Rebel All characters All the survivors have to rise up and fight: in this context against the adversity of societal breakdown.
Sage Mother Abagail The central focus of the protagonist group, and the ‘force for Good’ in the story
Magician Randall Flagg This character is an incarnation of the main antagonist in the entire Stephen King universe, familiar to all Constant Readers. Evil personified.
Monster Randall Flagg
Ruler Randall Flagg
Villain Randall Flagg



(Accessed 22/03/20)


PART 2. Project 2, Exercise 1

Mapping the film Star Wars Episode IV: A New Hope to ‘The Hero’s Journey’.

This is a film I have loved since my Dad took me to the cinema to see it in 1978 when I was 4. I was instantly hooked and have watched this, and the rest of the series, countless times.

ACT I (Beginning = the Hero’s decision to act)

  • Ordinary WorldLuke Skywalker lives with his Uncle Owen and Aunt Beru on a farm on the desert planet of Tatooine. His life is simple; maintaining equipment, hanging out with friends practicing driving and shooting. He is bored of this life and longs to join friends at ‘the Academy’.
    • His Uncle purchases droids, C3P0 and R2D2, from the Jawas to help with his harvest.
    • Luke sees a snippet of a recording of Princess Leia when cleaning R2D2.
  • Call to Adventure / Meeting with the MentorR2D2 disappears in the night and Luke goes out to find him, taking C3P0.
    • They are attacked by sand people and left for dead. Obi Wan Kenobi finds Luke and takes him in.
    • R2D2 plays the entire message from Leia.
    • Obi Wan tells Luke that his father was a Jedi and fought in the Clone Wars, encouraging Luke to join him and go to Leia’s aid.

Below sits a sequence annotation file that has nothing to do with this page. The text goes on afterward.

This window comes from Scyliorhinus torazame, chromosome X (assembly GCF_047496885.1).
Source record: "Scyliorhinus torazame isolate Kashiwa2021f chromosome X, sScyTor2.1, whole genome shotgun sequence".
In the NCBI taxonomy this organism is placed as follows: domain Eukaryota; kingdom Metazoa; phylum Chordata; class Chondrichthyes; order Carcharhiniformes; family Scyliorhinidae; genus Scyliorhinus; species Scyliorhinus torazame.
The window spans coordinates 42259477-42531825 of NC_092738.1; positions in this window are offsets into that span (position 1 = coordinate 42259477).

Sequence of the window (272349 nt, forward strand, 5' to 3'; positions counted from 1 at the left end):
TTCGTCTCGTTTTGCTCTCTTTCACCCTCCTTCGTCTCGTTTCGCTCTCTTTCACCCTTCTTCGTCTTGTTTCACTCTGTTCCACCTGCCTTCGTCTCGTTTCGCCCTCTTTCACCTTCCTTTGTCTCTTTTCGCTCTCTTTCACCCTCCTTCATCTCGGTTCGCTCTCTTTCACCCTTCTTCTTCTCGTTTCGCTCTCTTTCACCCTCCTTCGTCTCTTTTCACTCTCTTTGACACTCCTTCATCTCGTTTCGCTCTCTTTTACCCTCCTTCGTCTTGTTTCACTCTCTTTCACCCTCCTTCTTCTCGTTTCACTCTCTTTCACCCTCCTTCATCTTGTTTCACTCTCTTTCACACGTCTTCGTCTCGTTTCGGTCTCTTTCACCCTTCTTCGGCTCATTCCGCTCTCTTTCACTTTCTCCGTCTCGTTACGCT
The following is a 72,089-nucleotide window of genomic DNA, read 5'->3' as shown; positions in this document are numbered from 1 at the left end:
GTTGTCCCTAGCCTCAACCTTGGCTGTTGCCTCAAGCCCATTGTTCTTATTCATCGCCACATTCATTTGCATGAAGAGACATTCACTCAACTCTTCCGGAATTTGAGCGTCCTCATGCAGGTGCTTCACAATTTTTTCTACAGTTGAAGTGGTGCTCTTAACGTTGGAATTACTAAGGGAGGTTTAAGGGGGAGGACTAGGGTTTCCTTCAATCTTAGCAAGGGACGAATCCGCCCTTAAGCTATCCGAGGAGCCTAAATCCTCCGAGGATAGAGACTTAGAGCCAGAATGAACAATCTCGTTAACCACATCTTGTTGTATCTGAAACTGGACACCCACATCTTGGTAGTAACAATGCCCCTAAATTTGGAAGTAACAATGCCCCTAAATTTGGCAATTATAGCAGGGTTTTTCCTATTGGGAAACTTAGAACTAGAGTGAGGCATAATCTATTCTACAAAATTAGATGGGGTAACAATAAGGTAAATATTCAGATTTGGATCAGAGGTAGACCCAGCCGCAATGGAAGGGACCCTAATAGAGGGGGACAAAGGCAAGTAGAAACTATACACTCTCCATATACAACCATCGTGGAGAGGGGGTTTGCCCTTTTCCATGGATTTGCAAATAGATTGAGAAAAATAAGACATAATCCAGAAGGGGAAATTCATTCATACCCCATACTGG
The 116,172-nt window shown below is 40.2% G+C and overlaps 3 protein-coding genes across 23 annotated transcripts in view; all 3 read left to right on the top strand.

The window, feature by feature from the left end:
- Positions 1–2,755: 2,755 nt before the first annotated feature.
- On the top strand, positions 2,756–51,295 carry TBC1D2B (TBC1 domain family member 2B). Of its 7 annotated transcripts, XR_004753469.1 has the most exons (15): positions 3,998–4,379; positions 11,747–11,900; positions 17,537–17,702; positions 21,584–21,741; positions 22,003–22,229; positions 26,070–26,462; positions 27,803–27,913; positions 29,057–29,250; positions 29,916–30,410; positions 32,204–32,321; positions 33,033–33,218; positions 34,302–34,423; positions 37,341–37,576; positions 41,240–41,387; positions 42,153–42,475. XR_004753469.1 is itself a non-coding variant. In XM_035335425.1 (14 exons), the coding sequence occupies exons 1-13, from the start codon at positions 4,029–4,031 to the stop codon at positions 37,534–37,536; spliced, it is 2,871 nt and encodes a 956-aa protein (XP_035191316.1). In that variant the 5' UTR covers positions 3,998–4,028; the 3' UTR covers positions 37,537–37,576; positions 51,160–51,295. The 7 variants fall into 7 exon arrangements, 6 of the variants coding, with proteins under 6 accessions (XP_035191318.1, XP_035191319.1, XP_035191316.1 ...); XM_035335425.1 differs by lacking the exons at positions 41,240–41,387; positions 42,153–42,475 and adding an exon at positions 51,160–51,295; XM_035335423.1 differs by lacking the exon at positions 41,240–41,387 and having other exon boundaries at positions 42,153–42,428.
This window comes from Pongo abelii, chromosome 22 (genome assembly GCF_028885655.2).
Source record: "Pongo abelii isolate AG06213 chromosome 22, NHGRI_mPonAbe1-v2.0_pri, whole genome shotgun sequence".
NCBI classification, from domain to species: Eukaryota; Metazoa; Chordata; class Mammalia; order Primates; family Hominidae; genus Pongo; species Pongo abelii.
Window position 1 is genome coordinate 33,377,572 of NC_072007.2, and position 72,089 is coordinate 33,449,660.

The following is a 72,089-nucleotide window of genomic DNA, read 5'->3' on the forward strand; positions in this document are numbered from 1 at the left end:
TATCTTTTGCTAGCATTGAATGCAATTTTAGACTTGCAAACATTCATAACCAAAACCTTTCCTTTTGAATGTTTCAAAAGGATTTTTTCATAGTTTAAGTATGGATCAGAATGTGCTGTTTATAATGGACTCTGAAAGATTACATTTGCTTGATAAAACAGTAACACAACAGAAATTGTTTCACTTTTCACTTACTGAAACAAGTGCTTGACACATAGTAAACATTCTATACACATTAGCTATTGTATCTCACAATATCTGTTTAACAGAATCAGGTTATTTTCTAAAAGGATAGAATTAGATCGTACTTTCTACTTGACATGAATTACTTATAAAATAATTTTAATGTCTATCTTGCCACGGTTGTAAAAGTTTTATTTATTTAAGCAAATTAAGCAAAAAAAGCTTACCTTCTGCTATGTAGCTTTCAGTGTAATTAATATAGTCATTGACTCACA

• Refusal of the CallLuke tells Obi Wan he has to stay on the farm for another season but offers to take him to Mos Eisley.
  • Crossing the First ThresholdOn the way to Mos Eisley, Luke and Obi Wan find slaughtered Jawas, conclude that it is the work of Imperial Stormtroopers searching for droids and Luke realises they will likely have traced the droids to his family farm.
    • Luke races back to the farm and finds his Aunt and Uncle murdered and mutilated. This crystalises his resolve to join the rebellion and go with Obi Wan.

ACT II (Middle = the action)

  • Tests, Allies and EnemiesOn arrival in Mos Eisley, the group are confronted with Stormtroopers searching for the droids. Obi Wan uses Jedi mind control to pass through the blockade without challenge, with the iconic line, ‘these aren’t the droids you’re looking for’.
    • Obi Wan engages the services of smugglers Han Solo and Chewbacca, chartering passage on their ship, the Millennium Falcon. The Stormtroopers find them in their hangar preparing to depart and they have to fight their way off the planet.
    • Having evaded capture, the group relax on their journey and Luke begins his Jedi training with Obi Wan, to gentle ridicule from Han Solo.